The ability for organisations to react so rapidly in adopting a work-from-home model, would not have been possible without the technological infrastructure already in place both at work and in the individual’s home. In many cases, all that was needed to enable this rapid strategic pivot of relocating staff to work from their homes was the distribution of some basic computer hardware. System access for remote use was organised through pre-existing processes and expedited on an individual level once the crisis hit, a moment ought to be taken for those who set up these smooth processes and for those who processed these millions of access requests, which ensured business continuity with little lag, disruption or security breaches. Similar to decorating a cake after it’s been prepared and baked, the infrastructure and process have been pre-baked, the rest was just icing. This episode demonstrates the importance of investment and the continuous management in technology and technological processes to ensure an organisation remains nimble and to be able to quickly respond even to unpredictable events such as this.
The overhead reduction associated with forgoing some or all office space will not only save costs in the short and long run, but help bridge organisations through the immediate hurdle of surviving the pandemic, by keeping staff safe and able to fulfil their responsibilities to their organisations and focus on satisfying and retaining precious customers. It is hoped that companies will share these mammoth savings responsibly and devote a fraction towards providing a little financial assistance to cover the increased internet and electricity expenditure encountered by their staff.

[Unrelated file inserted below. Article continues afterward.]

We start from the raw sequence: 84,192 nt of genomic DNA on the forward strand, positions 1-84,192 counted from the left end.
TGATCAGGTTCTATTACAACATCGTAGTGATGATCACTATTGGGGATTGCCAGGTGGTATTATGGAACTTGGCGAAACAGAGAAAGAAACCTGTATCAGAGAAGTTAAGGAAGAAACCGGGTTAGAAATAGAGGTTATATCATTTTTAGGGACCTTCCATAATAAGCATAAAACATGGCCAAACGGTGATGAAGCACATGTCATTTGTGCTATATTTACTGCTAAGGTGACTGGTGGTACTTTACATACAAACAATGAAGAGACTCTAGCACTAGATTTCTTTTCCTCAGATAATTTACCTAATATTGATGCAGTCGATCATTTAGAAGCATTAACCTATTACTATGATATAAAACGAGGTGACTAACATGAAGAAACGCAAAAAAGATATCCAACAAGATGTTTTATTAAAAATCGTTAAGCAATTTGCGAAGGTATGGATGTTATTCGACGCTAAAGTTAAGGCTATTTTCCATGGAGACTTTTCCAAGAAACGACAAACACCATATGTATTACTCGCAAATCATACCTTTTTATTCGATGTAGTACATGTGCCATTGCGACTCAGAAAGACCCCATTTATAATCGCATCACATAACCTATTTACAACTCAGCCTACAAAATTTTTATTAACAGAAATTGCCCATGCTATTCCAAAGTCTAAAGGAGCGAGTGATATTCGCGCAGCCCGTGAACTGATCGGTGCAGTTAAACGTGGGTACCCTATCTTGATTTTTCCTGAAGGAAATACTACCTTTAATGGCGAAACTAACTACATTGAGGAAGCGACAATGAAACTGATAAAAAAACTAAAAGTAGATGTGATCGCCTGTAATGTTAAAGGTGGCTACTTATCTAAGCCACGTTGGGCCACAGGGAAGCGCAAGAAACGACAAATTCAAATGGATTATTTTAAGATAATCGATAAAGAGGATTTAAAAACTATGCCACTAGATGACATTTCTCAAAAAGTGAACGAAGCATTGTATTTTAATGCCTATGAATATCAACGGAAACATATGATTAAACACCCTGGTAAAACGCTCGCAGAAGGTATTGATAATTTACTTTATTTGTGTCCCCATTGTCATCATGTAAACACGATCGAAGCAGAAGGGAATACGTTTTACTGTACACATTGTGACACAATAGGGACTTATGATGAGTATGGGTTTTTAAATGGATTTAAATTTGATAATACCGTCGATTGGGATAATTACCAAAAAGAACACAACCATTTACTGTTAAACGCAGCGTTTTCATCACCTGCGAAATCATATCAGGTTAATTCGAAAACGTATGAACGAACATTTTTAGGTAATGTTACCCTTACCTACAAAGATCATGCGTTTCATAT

Working from home obviously doesn’t only benefit an organisation’s bottom line. Research suggests that 93% of employees prefer flexible working conditions and as long as staff can remain disciplined and productive at home, apart from ensuring immediate safety, they can capitalise on less time and money spent commuting to the office and more time where it counts – binge watching programmes on Netflix and maybe even spending more time with their families.